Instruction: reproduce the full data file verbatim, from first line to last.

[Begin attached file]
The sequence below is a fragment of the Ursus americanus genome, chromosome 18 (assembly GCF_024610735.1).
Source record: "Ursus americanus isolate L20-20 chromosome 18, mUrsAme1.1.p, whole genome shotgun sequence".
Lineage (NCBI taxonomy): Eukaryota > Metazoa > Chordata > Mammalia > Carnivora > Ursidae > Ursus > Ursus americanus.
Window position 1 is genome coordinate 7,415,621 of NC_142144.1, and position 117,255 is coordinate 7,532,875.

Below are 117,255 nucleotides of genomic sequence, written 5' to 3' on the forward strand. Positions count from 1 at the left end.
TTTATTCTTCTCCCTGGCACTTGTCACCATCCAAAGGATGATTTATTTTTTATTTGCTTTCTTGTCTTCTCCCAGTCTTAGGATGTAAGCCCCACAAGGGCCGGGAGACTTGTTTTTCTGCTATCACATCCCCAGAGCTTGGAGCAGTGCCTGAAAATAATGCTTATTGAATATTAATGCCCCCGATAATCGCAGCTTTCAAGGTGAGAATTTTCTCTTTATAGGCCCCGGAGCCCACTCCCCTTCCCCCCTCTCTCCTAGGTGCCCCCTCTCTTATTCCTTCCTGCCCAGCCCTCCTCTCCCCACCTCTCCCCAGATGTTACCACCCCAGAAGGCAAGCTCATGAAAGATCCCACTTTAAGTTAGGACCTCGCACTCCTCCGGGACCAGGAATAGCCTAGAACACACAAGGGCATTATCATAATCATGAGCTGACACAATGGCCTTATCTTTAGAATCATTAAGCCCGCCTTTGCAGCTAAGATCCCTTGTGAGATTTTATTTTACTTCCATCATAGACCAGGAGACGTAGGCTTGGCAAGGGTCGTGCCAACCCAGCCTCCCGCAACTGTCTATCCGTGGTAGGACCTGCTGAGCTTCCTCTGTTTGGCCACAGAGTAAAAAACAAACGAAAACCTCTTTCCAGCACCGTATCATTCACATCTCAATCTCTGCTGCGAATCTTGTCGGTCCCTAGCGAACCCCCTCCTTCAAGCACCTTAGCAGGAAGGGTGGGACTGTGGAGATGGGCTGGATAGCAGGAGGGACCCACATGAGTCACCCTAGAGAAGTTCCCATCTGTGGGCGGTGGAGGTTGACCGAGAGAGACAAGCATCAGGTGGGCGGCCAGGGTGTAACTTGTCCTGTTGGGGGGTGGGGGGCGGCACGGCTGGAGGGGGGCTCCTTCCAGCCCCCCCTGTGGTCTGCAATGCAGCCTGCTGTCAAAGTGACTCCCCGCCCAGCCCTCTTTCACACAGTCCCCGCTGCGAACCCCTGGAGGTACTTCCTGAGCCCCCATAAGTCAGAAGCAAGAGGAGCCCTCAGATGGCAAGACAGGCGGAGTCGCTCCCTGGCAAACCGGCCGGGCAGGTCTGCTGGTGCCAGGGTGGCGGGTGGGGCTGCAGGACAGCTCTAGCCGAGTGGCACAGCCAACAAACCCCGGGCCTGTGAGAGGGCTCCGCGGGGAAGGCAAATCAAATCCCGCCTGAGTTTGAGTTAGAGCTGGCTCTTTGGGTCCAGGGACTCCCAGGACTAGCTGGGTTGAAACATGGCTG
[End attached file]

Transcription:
The sequence below is a fragment of the Ursus americanus genome, chromosome 18 (assembly GCF_024610735.1).
Source record: "Ursus americanus isolate L20-20 chromosome 18, mUrsAme1.1.p, whole genome shotgun sequence".
Lineage (NCBI taxonomy): Eukaryota > Metazoa > Chordata > Mammalia > Carnivora > Ursidae > Ursus > Ursus americanus.
Window position 1 is genome coordinate 7,415,621 of NC_142144.1, and position 117,255 is coordinate 7,532,875.

Below are 117,255 nucleotides of genomic sequence, written 5' to 3' on the forward strand. Positions count from 1 at the left end.
TTTATTCTTCTCCCTGGCACTTGTCACCATCCAAAGGATGATTTATTTTTTATTTGCTTTCTTGTCTTCTCCCAGTCTTAGGATGTAAGCCCCACAAGGGCCGGGAGACTTGTTTTTCTGCTATCACATCCCCAGAGCTTGGAGCAGTGCCTGAAAATAATGCTTATTGAATATTAATGCCCCCGATAATCGCAGCTTTCAAGGTGAGAATTTTCTCTTTATAGGCCCCGGAGCCCACTCCCCTTCCCCCCTCTCTCCTAGGTGCCCCCTCTCTTATTCCTTCCTGCCCAGCCCTCCTCTCCCCACCTCTCCCCAGATGTTACCACCCCAGAAGGCAAGCTCATGAAAGATCCCACTTTAAGTTAGGACCTCGCACTCCTCCGGGACCAGGAATAGCCTAGAACACACAAGGGCATTATCATAATCATGAGCTGACACAATGGCCTTATCTTTAGAATCATTAAGCCCGCCTTTGCAGCTAAGATCCCTTGTGAGATTTTATTTTACTTCCATCATAGACCAGGAGACGTAGGCTTGGCAAGGGTCGTGCCAACCCAGCCTCCCGCAACTGTCTATCCGTGGTAGGACCTGCTGAGCTTCCTCTGTTTGGCCACAGAGTAAAAAACAAACGAAAACCTCTTTCCAGCACCGTATCATTCACATCTCAATCTCTGCTGCGAATCTTGTCGGTCCCTAGCGAACCCCCTCCTTCAAGCACCTTAGCAGGAAGGGTGGGACTGTGGAGATGGGCTGGATAGCAGGAGGGACCCACATGAGTCACCCTAGAGAAGTTCCCATCTGTGGGCGGTGGAGGTTGACCGAGAGAGACAAGCATCAGGTGGGCGGCCAGGGTGTAACTTGTCCTGTTGGGGGGTGGGGGGCGGCACGGCTGGAGGGGGGCTCCTTCCAGCCCCCCCTGTGGTCTGCAATGCAGCCTGCTGTCAAAGTGACTCCCCGCCCAGCCCTCTTTCACACAGTCCCCGCTGCGAACCCCTGGAGGTACTTCCTGAGCCCCCATAAGTCAGAAGCAAGAGGAGCCCTCAGATGGCAAGACAGGCGGAGTCGCTCCCTGGCAAACCGGCCGGGCAGGTCTGCTGGTGCCAGGGTGGCGGGTGGGGCTGCAGGACAGCTCTAGCCGAGTGGCACAGCCAACAAACCCCGGGCCTGTGAGAGGGCTCCGCGGGGAAGGCAAATCAAATCCCGCCTGAGTTTGAGTTAGAGCTGGCTCTTTGGGTCCAGGGACTCCCAGGACTAGCTGGGTTGAAACATGGCTG